What Bicycling Does and Doesn't Mean [From BA 42-200]
"Bicycling is at its very core an alone journey, and when you undertake it, it will be because you and no one else decided to do so."
from BA 42-200
In the end, you have to come to cycling yourself. Your government can’t force you to do it; your friends can’t make you want to get on and pedal; and your employer could probably not care less. Only you are in the saddle when no one else is watching. Bicycling is, therefore, at its very core an alone journey, and when you undertake it, it will be because you and no one else decided to do so.
But it is important to remember that no one likes to be preached at from the street corner or in the bar, and we ourselves are no evangelists. We ride, which means nothing other than: we ride. Symbolically speaking, there is no righteousness innate to cycling. True, it may pollute less or be healthier for one’s body, but it is not a religion. Bicycling is always only ever a form of transportation.
And yet, in a very real, very tangible sense, every single thing leads to and causes something else. We are always either growing or we're not, but we never stay the same. If we turn too sharply when the road is slick, it will certainly have an impact on our trajectory. If we run a stop sign, it has an impact in the minds of those drivers with whom we share the road. If we ride one more day a week, it will impact our health and the environment around us, even if it is almost impossible to immediately see either of those changes happening. Despite all this, bicycling isn't “the answer” to anything other than how you get where you’re going.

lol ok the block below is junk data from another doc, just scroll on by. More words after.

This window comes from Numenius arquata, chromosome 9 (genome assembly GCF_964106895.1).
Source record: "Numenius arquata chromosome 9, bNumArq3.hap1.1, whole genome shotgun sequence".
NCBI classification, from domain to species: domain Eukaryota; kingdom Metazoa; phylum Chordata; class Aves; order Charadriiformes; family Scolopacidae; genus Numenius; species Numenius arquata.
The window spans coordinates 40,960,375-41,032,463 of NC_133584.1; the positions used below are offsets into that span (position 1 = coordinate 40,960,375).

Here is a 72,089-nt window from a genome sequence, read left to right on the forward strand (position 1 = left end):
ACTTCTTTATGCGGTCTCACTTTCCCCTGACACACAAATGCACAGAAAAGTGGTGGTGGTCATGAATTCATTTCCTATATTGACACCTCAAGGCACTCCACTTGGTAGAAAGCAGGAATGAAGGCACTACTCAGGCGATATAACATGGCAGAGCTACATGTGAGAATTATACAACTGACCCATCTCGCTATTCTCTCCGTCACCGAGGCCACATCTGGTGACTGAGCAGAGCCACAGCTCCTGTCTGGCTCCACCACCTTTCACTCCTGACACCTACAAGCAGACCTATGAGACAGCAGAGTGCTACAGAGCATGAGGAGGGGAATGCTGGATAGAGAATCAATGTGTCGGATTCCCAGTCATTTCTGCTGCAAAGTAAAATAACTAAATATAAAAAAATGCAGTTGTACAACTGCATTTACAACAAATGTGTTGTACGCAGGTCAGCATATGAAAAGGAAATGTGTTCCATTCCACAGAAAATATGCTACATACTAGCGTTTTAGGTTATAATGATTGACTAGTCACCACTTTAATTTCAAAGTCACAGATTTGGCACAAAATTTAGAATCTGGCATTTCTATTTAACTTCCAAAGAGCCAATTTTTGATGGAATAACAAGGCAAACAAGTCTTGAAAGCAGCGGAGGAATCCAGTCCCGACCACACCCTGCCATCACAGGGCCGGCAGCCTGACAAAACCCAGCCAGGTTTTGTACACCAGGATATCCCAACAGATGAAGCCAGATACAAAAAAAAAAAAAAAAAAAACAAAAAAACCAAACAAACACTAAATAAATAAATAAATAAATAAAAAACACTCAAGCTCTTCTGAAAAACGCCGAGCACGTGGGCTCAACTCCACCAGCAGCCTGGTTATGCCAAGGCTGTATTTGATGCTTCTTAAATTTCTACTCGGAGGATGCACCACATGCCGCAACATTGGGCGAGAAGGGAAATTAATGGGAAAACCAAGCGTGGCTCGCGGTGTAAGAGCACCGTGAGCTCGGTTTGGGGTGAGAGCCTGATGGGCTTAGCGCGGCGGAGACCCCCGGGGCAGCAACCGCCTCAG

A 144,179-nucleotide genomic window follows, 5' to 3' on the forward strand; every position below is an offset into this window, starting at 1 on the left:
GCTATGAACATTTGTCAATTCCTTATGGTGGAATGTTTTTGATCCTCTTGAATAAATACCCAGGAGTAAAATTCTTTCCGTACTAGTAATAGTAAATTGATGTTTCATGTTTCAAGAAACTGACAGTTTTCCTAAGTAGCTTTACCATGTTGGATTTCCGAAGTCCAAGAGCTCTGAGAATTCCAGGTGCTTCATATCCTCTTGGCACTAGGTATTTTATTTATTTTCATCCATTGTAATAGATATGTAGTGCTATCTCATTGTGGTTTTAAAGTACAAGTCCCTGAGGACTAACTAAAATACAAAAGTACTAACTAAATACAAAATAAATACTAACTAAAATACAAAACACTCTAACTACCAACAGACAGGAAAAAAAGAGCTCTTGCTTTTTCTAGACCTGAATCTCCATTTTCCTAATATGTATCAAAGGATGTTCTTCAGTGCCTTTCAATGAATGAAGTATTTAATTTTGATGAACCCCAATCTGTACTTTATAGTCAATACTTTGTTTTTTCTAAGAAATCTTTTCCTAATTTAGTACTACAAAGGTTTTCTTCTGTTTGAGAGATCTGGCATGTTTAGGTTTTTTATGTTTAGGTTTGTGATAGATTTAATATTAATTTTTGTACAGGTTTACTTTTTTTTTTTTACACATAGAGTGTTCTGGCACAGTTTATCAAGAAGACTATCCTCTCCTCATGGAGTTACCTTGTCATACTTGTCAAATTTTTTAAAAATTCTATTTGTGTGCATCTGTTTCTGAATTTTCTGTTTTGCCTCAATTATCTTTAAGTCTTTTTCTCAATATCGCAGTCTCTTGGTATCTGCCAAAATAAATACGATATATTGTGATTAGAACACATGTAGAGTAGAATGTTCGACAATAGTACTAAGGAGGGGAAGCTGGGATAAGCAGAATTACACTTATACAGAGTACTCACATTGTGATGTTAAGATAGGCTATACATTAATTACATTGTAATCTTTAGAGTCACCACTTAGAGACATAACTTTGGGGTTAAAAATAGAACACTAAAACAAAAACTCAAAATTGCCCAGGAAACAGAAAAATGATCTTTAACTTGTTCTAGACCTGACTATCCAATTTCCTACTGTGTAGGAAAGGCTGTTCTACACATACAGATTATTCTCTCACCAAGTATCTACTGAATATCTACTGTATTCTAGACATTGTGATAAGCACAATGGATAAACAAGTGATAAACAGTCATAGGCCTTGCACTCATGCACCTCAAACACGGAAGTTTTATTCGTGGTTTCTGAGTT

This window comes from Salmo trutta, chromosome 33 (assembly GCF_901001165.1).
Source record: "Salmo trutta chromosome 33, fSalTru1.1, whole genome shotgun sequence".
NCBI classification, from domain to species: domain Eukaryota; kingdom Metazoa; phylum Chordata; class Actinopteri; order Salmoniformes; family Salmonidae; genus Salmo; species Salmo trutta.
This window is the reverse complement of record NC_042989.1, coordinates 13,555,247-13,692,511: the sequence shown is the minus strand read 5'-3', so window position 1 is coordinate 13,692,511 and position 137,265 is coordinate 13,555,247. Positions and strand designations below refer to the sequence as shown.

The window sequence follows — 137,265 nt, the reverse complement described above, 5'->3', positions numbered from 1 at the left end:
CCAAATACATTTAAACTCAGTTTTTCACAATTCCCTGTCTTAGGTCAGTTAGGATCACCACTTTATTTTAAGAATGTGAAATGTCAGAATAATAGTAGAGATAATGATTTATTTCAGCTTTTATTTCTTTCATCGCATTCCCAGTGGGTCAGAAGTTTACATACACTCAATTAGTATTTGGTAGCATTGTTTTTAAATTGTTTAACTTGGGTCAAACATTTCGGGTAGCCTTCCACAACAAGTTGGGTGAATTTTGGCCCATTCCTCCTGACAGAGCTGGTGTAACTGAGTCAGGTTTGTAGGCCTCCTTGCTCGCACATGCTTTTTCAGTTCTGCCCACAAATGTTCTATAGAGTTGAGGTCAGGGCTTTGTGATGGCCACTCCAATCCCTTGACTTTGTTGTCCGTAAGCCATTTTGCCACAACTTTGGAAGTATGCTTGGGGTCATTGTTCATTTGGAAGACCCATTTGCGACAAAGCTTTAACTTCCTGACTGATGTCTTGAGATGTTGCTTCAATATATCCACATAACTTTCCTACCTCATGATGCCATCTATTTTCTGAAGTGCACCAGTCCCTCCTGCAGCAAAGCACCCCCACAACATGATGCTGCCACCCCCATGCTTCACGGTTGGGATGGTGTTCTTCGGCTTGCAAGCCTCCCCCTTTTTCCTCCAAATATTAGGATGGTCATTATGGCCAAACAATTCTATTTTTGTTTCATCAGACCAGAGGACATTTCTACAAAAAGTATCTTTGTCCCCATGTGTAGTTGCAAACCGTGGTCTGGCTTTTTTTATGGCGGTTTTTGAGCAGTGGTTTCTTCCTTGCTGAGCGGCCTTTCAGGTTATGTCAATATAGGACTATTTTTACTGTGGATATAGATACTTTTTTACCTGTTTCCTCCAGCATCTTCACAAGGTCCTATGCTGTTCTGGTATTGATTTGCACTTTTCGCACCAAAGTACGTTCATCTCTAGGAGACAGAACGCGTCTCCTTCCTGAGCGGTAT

Winter is here, as you well know, and with it snow and ice and that awfully biting wind. But if you ride, we'll do the same. We always have a choice and there is so much movement we can make happen with just our one body! There will no doubt be people mad at us for choosing the bicycle (and they will be vehement and confused and secretly jealous in that anger), and yet we can still ride. Because when we're on a bike, we think about how far we’re going, what it is we’re carrying, and how important it is to take such a trip in the first place—if nothing else, the act of bicycling makes you all the more resourceful.
There is much we have not yet confronted—both in the saddle and out—but this much we know is true: New York is full of bicycles with enormous front racks, big enough for a 26” pizza or several bags of groceries; people all over the country are using hand signals when they ride, people we didn’t even think existed; and sometimes chain tools end up in our toiletry kits, even if we don’t remember why.
These are all encouraging signs of something simple, but nothing more than that. The bicycle is always there for us to ride.